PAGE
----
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Henry Wadsworth Longfellow, ed. Poems of Places: An Anthology in 31 Volumes.
France: Vols. IX–X. 1876–79.


The Champs Élysées

By Joseph Christian von Zedlitz (1790–1862)

The Midnight Review

Anonymous translation

AT midnight, from his grave,

The drummer woke and rose,

And, beating loud the drum,

Forth on his errand goes.

Stirred by his fleshless arms,

The drumsticks rise and fall;

He beats the loud retreat,

Reveillé and roll-call.

So strangely rolls that drum,

So deep it echoes round,

Old soldiers in their graves

To life start at the sound.

Both they in farthest North,

Stiff in the ice that lay,

And who, too, warm repose

Beneath Italian clay,

Below the mud of Nile,

And ’neath the Arabian sand,

Their burial-place they quit,

And soon to arms they stand.

And at midnight from his grave

The trumpeter arose,

And, mounted on his horse,

A loud, shrill blast he blows.

On airy coursers then

The cavalry are seen,

Old squadrons, erst renowned,

Gory and gashed, I ween.

Beneath the casque their blanched skulls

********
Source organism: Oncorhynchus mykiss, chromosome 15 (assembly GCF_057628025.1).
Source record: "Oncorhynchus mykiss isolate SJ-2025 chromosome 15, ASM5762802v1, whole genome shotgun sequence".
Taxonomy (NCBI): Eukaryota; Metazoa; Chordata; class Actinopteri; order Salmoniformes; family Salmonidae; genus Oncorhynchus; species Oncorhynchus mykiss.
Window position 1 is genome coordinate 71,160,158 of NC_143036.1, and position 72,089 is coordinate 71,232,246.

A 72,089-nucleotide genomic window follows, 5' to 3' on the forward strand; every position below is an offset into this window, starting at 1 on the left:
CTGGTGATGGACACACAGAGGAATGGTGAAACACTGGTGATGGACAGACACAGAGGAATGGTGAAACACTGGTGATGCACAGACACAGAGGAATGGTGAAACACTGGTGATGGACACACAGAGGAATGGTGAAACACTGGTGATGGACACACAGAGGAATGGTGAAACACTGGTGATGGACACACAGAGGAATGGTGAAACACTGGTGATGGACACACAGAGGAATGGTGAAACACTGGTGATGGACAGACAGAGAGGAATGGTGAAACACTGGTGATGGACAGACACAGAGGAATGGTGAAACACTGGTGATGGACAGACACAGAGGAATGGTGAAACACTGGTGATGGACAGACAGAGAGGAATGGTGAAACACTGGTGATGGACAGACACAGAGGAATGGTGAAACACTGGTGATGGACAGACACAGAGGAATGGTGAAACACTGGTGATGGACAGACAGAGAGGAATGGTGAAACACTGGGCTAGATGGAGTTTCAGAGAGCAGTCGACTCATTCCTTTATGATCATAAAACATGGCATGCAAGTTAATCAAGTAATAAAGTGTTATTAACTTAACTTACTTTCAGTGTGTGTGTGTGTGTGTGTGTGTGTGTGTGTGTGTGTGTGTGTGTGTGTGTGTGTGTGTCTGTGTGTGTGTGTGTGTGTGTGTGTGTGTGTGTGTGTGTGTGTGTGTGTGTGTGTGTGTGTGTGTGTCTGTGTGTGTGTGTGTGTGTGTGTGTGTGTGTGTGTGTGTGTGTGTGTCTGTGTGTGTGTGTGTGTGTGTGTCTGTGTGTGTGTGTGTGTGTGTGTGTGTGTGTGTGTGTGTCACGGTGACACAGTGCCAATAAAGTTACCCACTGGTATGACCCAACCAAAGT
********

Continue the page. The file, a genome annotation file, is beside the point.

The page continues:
Smile grim, and proud their air,

As in their bony hands

Their long, sharp swords they bare!

And at midnight from his tomb,

The chief awoke and rose,

And, followed by his staff,

With slow steps on he goes.

A little hat he wears,

A coat quite plain has he,

A little sword for arms

At his left side hangs free.

O’er the vast plain the moon

A paly lustre threw;

The man with the little hat

The troops goes to review.

The ranks present their arms,

Deep rolls the drum the while;

Recovering then, the troops

Before the chief defile.

Captains and generals round

In circles formed appear;

The chief to the first a word

Now whispers in his ear.

The word goes round the ranks,

Resounds along the line;

That word they give, is—France,

The answer—St. Hélène.

’T is there at midnight hour

The grand review, they say,

Is by dead Cæsar held,

In the Champs-Élysées.